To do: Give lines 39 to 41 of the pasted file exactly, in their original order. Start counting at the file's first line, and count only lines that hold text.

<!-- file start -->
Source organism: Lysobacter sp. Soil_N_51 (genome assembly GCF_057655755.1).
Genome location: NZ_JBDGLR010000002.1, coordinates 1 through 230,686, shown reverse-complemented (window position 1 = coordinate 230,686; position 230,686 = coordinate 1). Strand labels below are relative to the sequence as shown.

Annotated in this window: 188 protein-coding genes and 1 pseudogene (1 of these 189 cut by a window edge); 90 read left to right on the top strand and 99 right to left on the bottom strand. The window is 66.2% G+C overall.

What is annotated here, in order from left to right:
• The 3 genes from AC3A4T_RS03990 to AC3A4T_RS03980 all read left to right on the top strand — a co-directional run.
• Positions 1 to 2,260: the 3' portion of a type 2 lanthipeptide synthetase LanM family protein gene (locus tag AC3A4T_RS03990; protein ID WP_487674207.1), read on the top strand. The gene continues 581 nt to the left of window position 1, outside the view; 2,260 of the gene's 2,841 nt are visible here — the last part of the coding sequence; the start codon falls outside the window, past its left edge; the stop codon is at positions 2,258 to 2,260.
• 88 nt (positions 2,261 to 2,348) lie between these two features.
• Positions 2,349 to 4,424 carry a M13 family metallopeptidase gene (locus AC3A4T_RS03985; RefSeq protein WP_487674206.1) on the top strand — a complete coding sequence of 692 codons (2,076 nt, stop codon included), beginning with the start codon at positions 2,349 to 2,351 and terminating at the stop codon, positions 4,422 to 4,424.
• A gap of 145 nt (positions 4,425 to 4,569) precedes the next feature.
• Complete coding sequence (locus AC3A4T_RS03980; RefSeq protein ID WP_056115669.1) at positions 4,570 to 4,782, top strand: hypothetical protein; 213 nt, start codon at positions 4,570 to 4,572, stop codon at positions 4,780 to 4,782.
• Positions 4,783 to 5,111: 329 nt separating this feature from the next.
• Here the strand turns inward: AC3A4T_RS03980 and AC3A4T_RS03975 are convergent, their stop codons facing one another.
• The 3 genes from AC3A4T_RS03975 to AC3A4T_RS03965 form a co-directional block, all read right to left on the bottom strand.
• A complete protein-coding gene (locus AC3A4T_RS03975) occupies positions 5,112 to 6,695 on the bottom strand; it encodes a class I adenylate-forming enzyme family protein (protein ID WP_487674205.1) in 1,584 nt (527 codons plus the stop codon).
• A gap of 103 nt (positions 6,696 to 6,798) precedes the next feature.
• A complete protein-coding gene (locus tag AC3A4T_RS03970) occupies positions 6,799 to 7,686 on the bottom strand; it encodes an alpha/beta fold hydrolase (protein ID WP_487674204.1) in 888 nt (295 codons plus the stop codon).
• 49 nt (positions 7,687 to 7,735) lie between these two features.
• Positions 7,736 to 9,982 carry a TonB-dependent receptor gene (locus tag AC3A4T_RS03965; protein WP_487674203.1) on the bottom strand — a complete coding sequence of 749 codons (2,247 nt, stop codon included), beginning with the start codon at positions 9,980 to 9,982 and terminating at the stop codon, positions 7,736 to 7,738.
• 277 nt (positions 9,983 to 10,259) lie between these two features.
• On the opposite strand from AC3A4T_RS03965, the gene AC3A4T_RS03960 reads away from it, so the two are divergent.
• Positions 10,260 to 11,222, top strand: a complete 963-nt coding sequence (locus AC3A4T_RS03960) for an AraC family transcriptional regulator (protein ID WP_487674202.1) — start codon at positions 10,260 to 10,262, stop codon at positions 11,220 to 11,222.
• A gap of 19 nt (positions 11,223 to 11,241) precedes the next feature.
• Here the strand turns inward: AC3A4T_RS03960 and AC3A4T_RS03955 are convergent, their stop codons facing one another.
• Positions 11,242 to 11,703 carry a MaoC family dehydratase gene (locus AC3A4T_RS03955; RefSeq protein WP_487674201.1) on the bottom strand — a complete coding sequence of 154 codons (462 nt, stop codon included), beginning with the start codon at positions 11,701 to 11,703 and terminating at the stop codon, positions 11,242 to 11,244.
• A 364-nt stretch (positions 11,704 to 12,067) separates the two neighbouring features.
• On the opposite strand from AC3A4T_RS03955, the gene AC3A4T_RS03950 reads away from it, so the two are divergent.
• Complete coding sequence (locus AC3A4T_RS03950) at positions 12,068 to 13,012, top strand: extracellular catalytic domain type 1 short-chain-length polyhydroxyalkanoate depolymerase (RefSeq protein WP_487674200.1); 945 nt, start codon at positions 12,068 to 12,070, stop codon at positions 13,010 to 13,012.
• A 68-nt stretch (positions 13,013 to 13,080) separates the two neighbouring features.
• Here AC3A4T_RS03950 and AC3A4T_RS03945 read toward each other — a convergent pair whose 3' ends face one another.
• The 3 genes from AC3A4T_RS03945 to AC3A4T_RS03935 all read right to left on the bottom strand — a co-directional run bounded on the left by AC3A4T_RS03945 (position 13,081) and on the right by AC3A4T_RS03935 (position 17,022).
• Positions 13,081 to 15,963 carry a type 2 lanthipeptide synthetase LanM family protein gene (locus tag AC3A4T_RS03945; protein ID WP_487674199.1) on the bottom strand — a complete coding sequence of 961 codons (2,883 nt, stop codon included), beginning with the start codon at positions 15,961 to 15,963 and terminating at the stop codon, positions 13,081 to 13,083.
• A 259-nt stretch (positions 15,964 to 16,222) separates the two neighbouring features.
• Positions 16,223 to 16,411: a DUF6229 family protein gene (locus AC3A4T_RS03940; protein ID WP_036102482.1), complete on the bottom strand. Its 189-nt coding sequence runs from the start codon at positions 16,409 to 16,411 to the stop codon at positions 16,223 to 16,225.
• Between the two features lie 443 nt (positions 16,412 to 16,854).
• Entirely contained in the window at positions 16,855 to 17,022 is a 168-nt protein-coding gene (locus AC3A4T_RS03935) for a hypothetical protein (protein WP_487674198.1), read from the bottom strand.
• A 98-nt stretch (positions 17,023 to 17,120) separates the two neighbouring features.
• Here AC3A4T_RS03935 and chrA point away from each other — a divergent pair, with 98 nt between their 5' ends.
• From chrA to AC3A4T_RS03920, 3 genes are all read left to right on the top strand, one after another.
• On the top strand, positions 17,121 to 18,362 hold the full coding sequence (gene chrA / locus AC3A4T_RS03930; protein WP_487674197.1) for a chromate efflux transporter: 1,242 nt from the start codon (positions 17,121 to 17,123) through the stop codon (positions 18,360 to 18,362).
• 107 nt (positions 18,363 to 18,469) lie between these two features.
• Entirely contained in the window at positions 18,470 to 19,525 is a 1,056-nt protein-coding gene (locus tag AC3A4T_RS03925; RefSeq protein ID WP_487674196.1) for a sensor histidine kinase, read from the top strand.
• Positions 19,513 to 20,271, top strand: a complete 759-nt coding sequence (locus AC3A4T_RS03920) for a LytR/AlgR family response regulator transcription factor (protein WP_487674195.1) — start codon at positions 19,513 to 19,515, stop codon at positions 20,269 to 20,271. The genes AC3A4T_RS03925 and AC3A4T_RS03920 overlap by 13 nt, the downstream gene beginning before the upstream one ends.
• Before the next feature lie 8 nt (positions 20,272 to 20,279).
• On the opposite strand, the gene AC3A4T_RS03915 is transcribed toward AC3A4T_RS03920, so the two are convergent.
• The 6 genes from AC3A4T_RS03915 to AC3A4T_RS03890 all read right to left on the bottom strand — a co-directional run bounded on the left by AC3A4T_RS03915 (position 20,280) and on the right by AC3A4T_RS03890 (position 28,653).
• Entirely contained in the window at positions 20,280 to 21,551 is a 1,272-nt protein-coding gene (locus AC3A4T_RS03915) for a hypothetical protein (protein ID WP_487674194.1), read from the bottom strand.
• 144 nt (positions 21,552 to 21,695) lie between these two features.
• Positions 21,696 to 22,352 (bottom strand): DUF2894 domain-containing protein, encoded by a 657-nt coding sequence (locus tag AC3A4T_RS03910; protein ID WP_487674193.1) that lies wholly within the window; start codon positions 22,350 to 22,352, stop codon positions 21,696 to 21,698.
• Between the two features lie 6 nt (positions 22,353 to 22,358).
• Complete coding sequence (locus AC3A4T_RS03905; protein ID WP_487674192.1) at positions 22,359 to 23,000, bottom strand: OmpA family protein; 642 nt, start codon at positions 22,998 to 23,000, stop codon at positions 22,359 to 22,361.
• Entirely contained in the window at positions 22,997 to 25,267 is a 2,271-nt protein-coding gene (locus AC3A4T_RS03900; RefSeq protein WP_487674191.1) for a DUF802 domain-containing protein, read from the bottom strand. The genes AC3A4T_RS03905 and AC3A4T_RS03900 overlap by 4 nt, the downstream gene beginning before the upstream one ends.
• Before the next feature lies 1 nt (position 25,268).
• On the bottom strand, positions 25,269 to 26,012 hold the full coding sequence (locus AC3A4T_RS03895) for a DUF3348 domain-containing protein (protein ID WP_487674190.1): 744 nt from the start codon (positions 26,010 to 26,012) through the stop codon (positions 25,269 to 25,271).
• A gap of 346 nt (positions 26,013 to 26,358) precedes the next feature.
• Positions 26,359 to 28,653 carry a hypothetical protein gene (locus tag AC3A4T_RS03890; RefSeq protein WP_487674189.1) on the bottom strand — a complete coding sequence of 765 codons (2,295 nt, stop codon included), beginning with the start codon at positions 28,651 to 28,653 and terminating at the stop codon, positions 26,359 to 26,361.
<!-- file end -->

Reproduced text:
• On the top strand, positions 17,121 to 18,362 hold the full coding sequence (gene chrA / locus AC3A4T_RS03930; protein WP_487674197.1) for a chromate efflux transporter: 1,242 nt from the start codon (positions 17,121 to 17,123) through the stop codon (positions 18,360 to 18,362).
• 107 nt (positions 18,363 to 18,469) lie between these two features.
• Entirely contained in the window at positions 18,470 to 19,525 is a 1,056-nt protein-coding gene (locus tag AC3A4T_RS03925; RefSeq protein ID WP_487674196.1) for a sensor histidine kinase, read from the top strand.